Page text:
So, I had a bad day. I bombed a statistics exam, a paper I thought was good was deemed ‘unclear,’ my cork board fell off my wall and my dorm room was freezing ‘-‘- along with the outside air. (I’m from Miami: I don’t do cold.) I could feel my downward spiral of complaining ease upon me like a warm down comforter on a cold night. I knew it could only get worse from there.’
It’s so easy to complain and focus on everything bad going on in the world, especially during months when there seems to only be bad things in the world. I’m with you guys. I practically want to snap the necks of those ‘New Age’ junkies who tell me, ‘It’s all positive thinking. Feel good about the money leaving your bank account.’ I admit, sometimes I indulge in sending out ‘negative energy’ into the universe, and I know I get exactly what I ask for ‘-‘- a bad day.
Having a bad day is up to you. There’s really nothing you can control in this world but the meaning you choose to give to the events that happen. I promise you this isn’t any of that ‘see the cup half full’ nonsense, it’s about filling the cup up yourself.
Imagine a line of cups sitting on top of an endless countertop. The cups are labeled with the events in your life, such as breaking the heel of your brand new boots on some crack in the sidewalk, your fifth birthday party, missing the T and your first day of high school. Inside the cups can be anything ‘-‘- orange juice, coffee, vodka, egg yolks, manure or urine. It’s really easy to say that your first day of high school was the worst day of your life and breaking your heel is proof the world is against you. That’s the meaning you filled your event with. It’s the stuff you filled your cup with, not the cup itself.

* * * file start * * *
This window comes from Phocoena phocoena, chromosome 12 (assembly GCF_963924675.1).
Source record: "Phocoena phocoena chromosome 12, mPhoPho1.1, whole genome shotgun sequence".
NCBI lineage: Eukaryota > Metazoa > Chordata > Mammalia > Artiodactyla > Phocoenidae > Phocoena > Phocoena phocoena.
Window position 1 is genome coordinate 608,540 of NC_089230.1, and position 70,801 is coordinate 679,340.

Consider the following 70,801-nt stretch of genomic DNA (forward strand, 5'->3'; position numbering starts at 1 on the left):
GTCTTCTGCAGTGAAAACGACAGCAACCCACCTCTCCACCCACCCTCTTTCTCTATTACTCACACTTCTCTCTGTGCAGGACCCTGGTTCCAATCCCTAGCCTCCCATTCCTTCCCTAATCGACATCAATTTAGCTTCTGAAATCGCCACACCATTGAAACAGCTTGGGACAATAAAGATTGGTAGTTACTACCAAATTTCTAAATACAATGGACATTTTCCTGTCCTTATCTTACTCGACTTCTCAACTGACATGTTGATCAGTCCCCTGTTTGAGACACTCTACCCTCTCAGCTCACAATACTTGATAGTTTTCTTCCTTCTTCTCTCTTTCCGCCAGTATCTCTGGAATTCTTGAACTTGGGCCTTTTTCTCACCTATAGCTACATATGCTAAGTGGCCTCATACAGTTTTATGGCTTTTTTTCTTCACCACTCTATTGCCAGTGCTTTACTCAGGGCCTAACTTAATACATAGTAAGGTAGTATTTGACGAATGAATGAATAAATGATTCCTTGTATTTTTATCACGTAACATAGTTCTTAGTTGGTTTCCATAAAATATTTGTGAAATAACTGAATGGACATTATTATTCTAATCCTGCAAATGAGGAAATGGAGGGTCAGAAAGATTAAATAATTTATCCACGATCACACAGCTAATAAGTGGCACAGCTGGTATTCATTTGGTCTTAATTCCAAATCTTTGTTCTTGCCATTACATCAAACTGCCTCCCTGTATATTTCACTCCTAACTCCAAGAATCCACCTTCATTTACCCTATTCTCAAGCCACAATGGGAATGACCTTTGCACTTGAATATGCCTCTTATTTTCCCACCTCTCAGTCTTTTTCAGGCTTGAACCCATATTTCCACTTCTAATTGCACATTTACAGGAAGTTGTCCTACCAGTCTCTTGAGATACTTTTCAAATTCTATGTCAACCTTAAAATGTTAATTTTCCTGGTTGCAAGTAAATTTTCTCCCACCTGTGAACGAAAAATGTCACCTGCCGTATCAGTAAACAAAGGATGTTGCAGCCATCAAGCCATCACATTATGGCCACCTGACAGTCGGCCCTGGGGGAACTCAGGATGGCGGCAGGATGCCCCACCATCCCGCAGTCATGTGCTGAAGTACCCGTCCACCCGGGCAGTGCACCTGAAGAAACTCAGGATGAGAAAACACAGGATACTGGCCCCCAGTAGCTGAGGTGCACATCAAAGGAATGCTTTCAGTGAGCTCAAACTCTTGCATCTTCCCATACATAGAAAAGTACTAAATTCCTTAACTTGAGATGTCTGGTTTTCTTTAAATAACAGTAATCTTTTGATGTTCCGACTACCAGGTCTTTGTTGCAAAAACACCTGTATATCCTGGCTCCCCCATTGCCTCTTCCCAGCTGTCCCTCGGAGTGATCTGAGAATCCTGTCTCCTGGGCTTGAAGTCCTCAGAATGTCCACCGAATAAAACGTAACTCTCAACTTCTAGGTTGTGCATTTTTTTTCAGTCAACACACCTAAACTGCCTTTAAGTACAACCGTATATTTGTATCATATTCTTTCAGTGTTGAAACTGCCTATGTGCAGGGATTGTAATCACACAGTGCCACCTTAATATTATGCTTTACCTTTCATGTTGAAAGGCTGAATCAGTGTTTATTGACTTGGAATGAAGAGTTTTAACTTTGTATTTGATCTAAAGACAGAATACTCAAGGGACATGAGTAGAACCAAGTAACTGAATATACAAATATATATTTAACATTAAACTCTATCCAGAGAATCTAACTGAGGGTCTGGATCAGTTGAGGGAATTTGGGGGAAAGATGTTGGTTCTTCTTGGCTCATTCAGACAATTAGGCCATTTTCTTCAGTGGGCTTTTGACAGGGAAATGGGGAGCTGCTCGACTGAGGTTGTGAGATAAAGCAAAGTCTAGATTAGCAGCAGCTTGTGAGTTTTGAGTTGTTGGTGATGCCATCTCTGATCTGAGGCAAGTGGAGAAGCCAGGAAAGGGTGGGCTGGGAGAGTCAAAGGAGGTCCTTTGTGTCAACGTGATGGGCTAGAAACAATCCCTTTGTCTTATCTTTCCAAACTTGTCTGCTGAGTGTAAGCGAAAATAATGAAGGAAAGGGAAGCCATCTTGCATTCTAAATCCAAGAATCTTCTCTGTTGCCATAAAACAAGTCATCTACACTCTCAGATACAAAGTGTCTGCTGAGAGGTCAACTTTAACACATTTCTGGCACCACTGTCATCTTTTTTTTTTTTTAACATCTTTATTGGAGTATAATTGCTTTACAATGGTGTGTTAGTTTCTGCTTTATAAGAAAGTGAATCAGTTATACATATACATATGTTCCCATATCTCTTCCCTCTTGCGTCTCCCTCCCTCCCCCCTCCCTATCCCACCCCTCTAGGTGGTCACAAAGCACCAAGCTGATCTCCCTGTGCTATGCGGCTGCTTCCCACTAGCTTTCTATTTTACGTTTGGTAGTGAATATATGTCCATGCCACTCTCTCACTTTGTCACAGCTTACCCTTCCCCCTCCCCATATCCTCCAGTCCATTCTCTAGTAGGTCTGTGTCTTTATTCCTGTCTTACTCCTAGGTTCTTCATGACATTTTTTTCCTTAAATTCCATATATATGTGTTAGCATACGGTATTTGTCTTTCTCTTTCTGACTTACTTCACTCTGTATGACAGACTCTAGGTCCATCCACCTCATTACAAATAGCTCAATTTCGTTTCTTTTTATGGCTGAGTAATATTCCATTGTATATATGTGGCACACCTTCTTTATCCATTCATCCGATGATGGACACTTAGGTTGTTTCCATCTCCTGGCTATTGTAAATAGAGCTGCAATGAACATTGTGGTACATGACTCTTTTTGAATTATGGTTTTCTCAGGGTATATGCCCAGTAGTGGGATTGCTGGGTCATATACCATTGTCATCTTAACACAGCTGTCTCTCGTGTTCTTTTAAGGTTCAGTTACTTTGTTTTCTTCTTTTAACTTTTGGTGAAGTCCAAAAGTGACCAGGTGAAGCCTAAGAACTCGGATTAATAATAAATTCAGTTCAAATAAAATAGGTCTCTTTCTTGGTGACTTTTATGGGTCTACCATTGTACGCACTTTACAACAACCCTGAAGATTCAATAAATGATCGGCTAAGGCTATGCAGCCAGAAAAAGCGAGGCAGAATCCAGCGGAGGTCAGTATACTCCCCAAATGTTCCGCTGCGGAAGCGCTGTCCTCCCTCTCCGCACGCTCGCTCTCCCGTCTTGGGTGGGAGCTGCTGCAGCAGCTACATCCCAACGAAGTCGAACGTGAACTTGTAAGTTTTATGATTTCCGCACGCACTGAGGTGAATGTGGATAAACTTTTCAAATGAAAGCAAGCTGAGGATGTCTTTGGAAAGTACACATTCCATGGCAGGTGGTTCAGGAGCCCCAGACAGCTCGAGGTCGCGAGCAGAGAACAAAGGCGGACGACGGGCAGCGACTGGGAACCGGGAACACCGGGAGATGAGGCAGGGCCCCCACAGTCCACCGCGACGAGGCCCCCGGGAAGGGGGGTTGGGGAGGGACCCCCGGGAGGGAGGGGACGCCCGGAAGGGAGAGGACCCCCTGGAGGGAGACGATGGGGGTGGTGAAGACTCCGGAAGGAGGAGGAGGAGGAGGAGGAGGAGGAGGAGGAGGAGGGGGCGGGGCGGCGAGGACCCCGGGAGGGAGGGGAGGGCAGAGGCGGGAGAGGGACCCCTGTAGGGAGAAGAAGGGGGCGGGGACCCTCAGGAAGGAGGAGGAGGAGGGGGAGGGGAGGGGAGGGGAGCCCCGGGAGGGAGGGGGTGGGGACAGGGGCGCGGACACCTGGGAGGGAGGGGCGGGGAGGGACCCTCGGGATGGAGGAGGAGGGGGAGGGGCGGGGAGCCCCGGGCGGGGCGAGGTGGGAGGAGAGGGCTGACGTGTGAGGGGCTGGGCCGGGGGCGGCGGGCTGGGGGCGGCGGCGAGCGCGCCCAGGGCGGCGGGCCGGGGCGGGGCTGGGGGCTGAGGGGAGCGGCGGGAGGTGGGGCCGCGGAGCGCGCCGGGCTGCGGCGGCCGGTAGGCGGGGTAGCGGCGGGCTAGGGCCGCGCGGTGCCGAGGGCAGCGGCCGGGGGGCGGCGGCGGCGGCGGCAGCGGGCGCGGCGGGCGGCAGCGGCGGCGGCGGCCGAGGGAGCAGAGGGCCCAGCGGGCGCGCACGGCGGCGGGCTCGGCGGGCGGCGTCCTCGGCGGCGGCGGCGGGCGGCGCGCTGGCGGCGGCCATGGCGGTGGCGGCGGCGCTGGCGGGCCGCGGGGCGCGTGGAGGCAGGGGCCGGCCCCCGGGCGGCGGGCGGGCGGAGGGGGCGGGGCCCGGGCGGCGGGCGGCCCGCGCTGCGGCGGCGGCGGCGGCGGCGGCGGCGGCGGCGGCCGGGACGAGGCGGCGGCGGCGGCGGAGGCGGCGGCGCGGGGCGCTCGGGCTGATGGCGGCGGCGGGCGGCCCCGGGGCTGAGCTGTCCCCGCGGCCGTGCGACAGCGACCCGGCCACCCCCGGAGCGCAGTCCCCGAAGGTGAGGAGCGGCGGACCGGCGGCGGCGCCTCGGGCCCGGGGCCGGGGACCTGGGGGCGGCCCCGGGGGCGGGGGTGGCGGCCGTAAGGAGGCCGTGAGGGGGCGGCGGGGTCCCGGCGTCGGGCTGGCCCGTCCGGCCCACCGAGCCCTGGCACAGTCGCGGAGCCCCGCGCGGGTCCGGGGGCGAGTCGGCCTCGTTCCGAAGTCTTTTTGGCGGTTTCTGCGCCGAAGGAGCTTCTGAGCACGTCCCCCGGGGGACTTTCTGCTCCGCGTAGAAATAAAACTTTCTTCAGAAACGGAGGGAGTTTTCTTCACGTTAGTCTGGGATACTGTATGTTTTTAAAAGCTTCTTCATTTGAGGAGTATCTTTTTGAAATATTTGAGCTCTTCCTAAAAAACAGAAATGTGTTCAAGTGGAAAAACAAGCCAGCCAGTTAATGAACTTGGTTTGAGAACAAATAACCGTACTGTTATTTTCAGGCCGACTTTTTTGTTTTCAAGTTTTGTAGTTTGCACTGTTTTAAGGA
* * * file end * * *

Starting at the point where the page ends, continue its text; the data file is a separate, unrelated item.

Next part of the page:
Your perception is the culmination and integration of the interpretations you give to your life events. I’ll admit that a lot of ‘bad’ things happen in the world, but in those events we find opportunities ‘-‘- even if it’s just learning for next time. Whenever something happens, take a deep breath and ask yourself, ‘What does this really mean?’ If you say it means that everyone in this world is evil, fine, then let it be so and you’ll keep bringing people into your life who will prove you right. If you choose to make it mean there aren’t really any bad people in the world, just people doing the best with what they know, then you’ll get a different result.
Once you figure out the empowering meaning to what happened ask, ‘What can I learn?’ Then ask the more important question, ‘How can I use and integrate what I learned?’ If you’re the type of person who even after you figure out that the door says push, you keep pulling, then don’t use what you learn and see what it gets you.
Lastly, ask, ‘How can I share this?’ When you know how you can share what happened to you, it presupposes that you have figured out a positive way to answer and integrate all the previous questions.
These questions help refocus your life. What you focus on is what you get. If you choose to continue to give disempowering meanings to your life, then you’re going to get a poor life.
Stephanie Ramones, a sophomore in the College of Arts and Sciences, is a weekly columnist for The Daily Free Press. She can be reached at [email protected]